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January 6 2020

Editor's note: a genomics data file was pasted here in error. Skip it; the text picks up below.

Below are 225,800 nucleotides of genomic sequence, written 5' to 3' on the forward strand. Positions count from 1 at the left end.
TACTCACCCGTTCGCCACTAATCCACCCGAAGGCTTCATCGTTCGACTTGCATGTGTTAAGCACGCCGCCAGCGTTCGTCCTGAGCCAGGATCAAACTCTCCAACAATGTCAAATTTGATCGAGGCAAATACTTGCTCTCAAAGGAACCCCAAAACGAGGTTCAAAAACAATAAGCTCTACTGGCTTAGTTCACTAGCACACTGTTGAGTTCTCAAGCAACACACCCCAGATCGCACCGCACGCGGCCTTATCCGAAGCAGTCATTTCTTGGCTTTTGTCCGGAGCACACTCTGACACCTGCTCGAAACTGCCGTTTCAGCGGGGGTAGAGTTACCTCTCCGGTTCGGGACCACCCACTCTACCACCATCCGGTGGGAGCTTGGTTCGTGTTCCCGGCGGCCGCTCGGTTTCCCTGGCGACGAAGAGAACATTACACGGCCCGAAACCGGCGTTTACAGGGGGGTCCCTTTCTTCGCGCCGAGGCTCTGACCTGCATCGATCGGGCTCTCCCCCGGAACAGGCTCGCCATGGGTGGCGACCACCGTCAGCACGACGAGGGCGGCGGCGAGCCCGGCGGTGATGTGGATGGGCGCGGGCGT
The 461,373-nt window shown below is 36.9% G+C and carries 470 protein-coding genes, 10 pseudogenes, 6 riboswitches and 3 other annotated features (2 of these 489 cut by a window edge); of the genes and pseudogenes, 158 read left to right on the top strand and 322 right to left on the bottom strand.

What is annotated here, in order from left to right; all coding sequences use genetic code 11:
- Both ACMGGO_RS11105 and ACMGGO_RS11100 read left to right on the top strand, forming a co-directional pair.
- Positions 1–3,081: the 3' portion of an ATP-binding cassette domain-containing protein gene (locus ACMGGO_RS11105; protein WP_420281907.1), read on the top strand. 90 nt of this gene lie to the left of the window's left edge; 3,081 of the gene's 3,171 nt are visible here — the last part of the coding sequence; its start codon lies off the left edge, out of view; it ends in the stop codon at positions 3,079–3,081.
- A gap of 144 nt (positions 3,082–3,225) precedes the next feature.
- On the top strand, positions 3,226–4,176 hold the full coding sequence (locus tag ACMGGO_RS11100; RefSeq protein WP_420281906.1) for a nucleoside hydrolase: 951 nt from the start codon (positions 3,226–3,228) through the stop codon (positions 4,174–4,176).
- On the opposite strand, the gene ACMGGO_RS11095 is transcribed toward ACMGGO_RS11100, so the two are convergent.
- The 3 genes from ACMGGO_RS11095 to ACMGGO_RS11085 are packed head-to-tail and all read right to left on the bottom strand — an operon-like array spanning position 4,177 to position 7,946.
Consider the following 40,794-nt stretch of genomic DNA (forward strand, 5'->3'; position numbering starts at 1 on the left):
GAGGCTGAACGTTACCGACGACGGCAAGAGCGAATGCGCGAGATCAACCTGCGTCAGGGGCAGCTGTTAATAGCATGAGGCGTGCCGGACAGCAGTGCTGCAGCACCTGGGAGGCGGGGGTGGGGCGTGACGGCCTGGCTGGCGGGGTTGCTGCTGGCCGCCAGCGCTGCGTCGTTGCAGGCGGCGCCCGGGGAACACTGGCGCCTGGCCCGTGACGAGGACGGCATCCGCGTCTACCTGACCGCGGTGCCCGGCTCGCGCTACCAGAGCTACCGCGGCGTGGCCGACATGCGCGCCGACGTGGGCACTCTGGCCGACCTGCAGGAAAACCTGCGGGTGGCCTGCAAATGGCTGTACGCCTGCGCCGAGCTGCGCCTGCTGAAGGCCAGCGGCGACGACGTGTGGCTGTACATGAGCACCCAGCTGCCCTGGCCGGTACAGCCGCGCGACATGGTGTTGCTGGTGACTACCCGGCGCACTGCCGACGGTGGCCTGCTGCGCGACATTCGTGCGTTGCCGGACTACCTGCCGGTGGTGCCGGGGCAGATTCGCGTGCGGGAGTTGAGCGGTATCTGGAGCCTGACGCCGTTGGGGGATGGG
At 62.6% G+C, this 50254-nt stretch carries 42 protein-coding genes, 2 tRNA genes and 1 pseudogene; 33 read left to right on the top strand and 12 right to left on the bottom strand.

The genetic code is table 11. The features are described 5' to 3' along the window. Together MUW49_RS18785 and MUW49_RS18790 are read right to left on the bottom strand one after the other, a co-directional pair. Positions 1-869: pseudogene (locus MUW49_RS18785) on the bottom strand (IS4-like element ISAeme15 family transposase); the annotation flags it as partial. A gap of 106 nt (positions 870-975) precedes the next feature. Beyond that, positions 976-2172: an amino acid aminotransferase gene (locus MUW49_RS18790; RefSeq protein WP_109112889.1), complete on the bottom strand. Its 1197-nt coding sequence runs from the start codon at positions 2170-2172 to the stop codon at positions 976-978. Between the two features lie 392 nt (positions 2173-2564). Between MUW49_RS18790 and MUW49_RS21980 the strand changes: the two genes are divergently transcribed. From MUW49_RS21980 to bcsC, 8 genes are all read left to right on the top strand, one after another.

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48 The Journal of Commerce | Januar y 6 2020 www.joc.com Maritime 2020 ANNUAL REVIEW & OUTLOOK utilization rate before service begins to deteriorate, according to terminal planners. Prince Rupert, which in 2018 added a second berth at its Fairview Container Terminal to increase annual capacity to 1.35 million TEU, is now expanding the container yard to increase capacity to 1.6 million TEU, said Brian Friesen, vice president of trade development and communications. When the project is completed in 2021, a second-phase expansion involving relocation of maintenance facilities will bring Prince Rupert's capacity up to 1.8 million TEU by mid-2022, he said. In Vancouver, a Centerm con- tainer terminal expansion scheduled for completion in 2022 will increase capacity to 1.5 million TEU from 900,000 TEU at present. The in- creased capacity will represent three years of volume growth on Canada's West Coast, Stewart said. Vancou- ver's Vanterm container terminal is likewise involved in an expansion project that will add 200,000 TEU of capacity, he said. The ports are also improving road and rail access, which is expected to produce a residual benefit of increasing overall capacity and accel- erating cargo velocity, Stewart said. Vancouver is adding two additional tracks at the Roberts Bank rail yard, a truck staging area at the Deltaport terminal, and rail capacity upgrades at its grain terminals. Prince Rupert is building a new entry bridge for Canadian National Railway's main line to increase the capacity from single track to a triple track. East Coast competition Across the country, the Port of Montreal is moving to expand capac- ity to keep up with growing cargo volumes, which grew 4.8 percent to 1.46 million TEU in the first ten months of 2019, compared to the same period in 2018, figures from the port show. Montreal in 2020 expects to start a $55 million project to add 3.7 miles of track to the internal rail service that links the port's five terminals with an interchange area served by Canadian National Railway and Canadian Pacific Railway. Port officials say the project will enable the port to assemble longer trains and will help reduce dwell times. Construction on the port's fifth container terminal, a C$750 million ($570 million) project known as the Contrecoeur terminal, is also expect- ed to begin in 2020. The port is wait- ing to hear from the two terminal operators — Termont Montréal, Inc., and Montreal Gateway Terminals Partnership (MGTP), each of which operates two of the port's four main terminals — about whether they will form a joint venture on the project or submit separate bids. Halifax also is preparing for a significant long-term increase in cargo volumes, despite a 0.1 percent year-over-year decline to 416,877 TEU in the first nine months of 2019, according to figures from the Halifax Port Authority. That compared to a year-over-year drop of about 0.3 percent in the first nine months of 2018, the figures show. The Halifax Port Authority said it considers the berth extension only a temporary solution to expect- ed cargo growth. In addition, the port is studying two longer-term expansion options: the creation of a second permanent berth at the PSA terminal with increased container storage space, as well as a potential new container terminal across the harbor from existing port facilities in Dartmouth. JOC email: bill.mongelluzzo@ihsmarkit.com twitter: @billmongelluzzo email: Hugh.Morley@ihsmarkit.com twitter: @HughRMorley1 NORTH AMERICAN PORTS have become convinced that in order to retain and grow market share, they must test, facilitate, and in some cases help to fund the use of technology that will increase cargo velocity through their gateways. Landlord ports such as New York and New Jersey, Los Angeles, Long Beach, Oakland, the Northwest Sea- port Alliance, and Vancouver, B.C., do not operate marine terminals, but they are the neutral brokers that bring together stakeholders such as ocean carriers, shippers, terminal operators, truckers, railroads, and equipment providers to share data and move containers efficiently through the terminals. In many cases, they're making that happen via the sharing of data through port information portals. Although each sector of the supply chain captures data for its own purposes, sharing the infor- mation with other stakeholders through a single window is seen as the most effective way to improve port efficiency. This is especially true in Los Angeles–Long Beach, which last Keeping current Ports use information portals to propel data sharing By Bill Mongelluzzo Although Vancouver and Prince Rupert are independent ports 500 miles apart, they are synchronizing their development plans.

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